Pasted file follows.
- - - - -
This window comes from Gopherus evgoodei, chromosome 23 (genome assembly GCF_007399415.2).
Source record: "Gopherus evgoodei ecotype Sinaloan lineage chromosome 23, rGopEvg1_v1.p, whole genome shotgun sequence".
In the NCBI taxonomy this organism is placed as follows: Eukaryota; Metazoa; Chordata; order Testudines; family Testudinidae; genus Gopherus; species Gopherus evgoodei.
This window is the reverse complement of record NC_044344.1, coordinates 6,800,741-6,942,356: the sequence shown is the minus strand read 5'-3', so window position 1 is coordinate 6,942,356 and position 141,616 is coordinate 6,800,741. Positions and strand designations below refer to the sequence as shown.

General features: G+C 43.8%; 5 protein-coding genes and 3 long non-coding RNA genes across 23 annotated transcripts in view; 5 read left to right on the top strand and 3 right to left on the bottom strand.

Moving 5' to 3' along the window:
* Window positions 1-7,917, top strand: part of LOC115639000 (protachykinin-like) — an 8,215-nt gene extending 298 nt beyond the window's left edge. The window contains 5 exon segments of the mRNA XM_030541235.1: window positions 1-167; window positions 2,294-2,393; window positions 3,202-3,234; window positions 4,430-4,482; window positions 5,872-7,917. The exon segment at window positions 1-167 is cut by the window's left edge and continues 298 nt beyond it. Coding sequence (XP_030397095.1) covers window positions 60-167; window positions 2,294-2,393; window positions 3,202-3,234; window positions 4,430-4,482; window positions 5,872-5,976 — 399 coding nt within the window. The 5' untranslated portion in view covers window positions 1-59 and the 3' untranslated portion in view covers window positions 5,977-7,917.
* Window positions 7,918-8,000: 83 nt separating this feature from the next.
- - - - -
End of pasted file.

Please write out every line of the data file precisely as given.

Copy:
This window comes from Gopherus evgoodei, chromosome 23 (genome assembly GCF_007399415.2).
Source record: "Gopherus evgoodei ecotype Sinaloan lineage chromosome 23, rGopEvg1_v1.p, whole genome shotgun sequence".
In the NCBI taxonomy this organism is placed as follows: Eukaryota; Metazoa; Chordata; order Testudines; family Testudinidae; genus Gopherus; species Gopherus evgoodei.
This window is the reverse complement of record NC_044344.1, coordinates 6,800,741-6,942,356: the sequence shown is the minus strand read 5'-3', so window position 1 is coordinate 6,942,356 and position 141,616 is coordinate 6,800,741. Positions and strand designations below refer to the sequence as shown.

General features: G+C 43.8%; 5 protein-coding genes and 3 long non-coding RNA genes across 23 annotated transcripts in view; 5 read left to right on the top strand and 3 right to left on the bottom strand.

Moving 5' to 3' along the window:
* Window positions 1-7,917, top strand: part of LOC115639000 (protachykinin-like) — an 8,215-nt gene extending 298 nt beyond the window's left edge. The window contains 5 exon segments of the mRNA XM_030541235.1: window positions 1-167; window positions 2,294-2,393; window positions 3,202-3,234; window positions 4,430-4,482; window positions 5,872-7,917. The exon segment at window positions 1-167 is cut by the window's left edge and continues 298 nt beyond it. Coding sequence (XP_030397095.1) covers window positions 60-167; window positions 2,294-2,393; window positions 3,202-3,234; window positions 4,430-4,482; window positions 5,872-5,976 — 399 coding nt within the window. The 5' untranslated portion in view covers window positions 1-59 and the 3' untranslated portion in view covers window positions 5,977-7,917.
* Window positions 7,918-8,000: 83 nt separating this feature from the next.